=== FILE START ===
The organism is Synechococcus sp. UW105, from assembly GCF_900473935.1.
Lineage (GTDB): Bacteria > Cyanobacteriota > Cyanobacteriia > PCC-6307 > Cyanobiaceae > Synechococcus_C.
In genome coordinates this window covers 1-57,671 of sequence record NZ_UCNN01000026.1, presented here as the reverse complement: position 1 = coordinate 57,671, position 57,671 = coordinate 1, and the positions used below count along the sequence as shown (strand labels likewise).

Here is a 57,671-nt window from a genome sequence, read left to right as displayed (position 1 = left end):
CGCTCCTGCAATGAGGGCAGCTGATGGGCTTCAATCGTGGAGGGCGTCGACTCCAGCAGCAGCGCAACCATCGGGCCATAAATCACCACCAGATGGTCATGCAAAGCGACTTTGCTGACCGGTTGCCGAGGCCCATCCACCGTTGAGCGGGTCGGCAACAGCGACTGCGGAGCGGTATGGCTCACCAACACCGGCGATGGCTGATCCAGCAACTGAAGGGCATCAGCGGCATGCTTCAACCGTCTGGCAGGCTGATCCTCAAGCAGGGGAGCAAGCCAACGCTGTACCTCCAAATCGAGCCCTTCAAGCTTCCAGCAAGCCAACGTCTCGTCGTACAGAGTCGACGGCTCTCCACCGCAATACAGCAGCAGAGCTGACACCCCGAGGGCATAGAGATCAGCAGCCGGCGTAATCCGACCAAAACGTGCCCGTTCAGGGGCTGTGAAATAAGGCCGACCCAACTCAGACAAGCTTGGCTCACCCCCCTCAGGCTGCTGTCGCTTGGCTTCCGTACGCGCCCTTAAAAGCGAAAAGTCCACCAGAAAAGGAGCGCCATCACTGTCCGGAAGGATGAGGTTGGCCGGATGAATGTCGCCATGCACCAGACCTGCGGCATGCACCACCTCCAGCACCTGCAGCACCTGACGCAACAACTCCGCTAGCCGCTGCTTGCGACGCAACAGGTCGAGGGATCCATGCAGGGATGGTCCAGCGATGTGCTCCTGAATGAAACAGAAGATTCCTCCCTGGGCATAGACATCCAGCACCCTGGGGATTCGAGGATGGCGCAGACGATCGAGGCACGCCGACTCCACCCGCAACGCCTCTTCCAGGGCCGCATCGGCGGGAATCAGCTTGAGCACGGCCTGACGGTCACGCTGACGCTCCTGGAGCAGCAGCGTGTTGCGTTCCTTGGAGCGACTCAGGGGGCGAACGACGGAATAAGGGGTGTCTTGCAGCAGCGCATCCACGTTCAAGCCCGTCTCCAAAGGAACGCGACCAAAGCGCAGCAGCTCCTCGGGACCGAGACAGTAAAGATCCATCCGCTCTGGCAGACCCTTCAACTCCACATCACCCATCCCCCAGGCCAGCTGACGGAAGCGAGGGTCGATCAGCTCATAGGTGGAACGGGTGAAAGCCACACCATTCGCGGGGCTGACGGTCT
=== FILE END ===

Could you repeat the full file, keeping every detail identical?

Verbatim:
The organism is Synechococcus sp. UW105, from assembly GCF_900473935.1.
Lineage (GTDB): Bacteria > Cyanobacteriota > Cyanobacteriia > PCC-6307 > Cyanobiaceae > Synechococcus_C.
In genome coordinates this window covers 1-57,671 of sequence record NZ_UCNN01000026.1, presented here as the reverse complement: position 1 = coordinate 57,671, position 57,671 = coordinate 1, and the positions used below count along the sequence as shown (strand labels likewise).

Here is a 57,671-nt window from a genome sequence, read left to right as displayed (position 1 = left end):
CGCTCCTGCAATGAGGGCAGCTGATGGGCTTCAATCGTGGAGGGCGTCGACTCCAGCAGCAGCGCAACCATCGGGCCATAAATCACCACCAGATGGTCATGCAAAGCGACTTTGCTGACCGGTTGCCGAGGCCCATCCACCGTTGAGCGGGTCGGCAACAGCGACTGCGGAGCGGTATGGCTCACCAACACCGGCGATGGCTGATCCAGCAACTGAAGGGCATCAGCGGCATGCTTCAACCGTCTGGCAGGCTGATCCTCAAGCAGGGGAGCAAGCCAACGCTGTACCTCCAAATCGAGCCCTTCAAGCTTCCAGCAAGCCAACGTCTCGTCGTACAGAGTCGACGGCTCTCCACCGCAATACAGCAGCAGAGCTGACACCCCGAGGGCATAGAGATCAGCAGCCGGCGTAATCCGACCAAAACGTGCCCGTTCAGGGGCTGTGAAATAAGGCCGACCCAACTCAGACAAGCTTGGCTCACCCCCCTCAGGCTGCTGTCGCTTGGCTTCCGTACGCGCCCTTAAAAGCGAAAAGTCCACCAGAAAAGGAGCGCCATCACTGTCCGGAAGGATGAGGTTGGCCGGATGAATGTCGCCATGCACCAGACCTGCGGCATGCACCACCTCCAGCACCTGCAGCACCTGACGCAACAACTCCGCTAGCCGCTGCTTGCGACGCAACAGGTCGAGGGATCCATGCAGGGATGGTCCAGCGATGTGCTCCTGAATGAAACAGAAGATTCCTCCCTGGGCATAGACATCCAGCACCCTGGGGATTCGAGGATGGCGCAGACGATCGAGGCACGCCGACTCCACCCGCAACGCCTCTTCCAGGGCCGCATCGGCGGGAATCAGCTTGAGCACGGCCTGACGGTCACGCTGACGCTCCTGGAGCAGCAGCGTGTTGCGTTCCTTGGAGCGACTCAGGGGGCGAACGACGGAATAAGGGGTGTCTTGCAGCAGCGCATCCACGTTCAAGCCCGTCTCCAAAGGAACGCGACCAAAGCGCAGCAGCTCCTCGGGACCGAGACAGTAAAGATCCATCCGCTCTGGCAGACCCTTCAACTCCACATCACCCATCCCCCAGGCCAGCTGACGGAAGCGAGGGTCGATCAGCTCATAGGTGGAACGGGTGAAAGCCACACCATTCGCGGGGCTGACGGTCT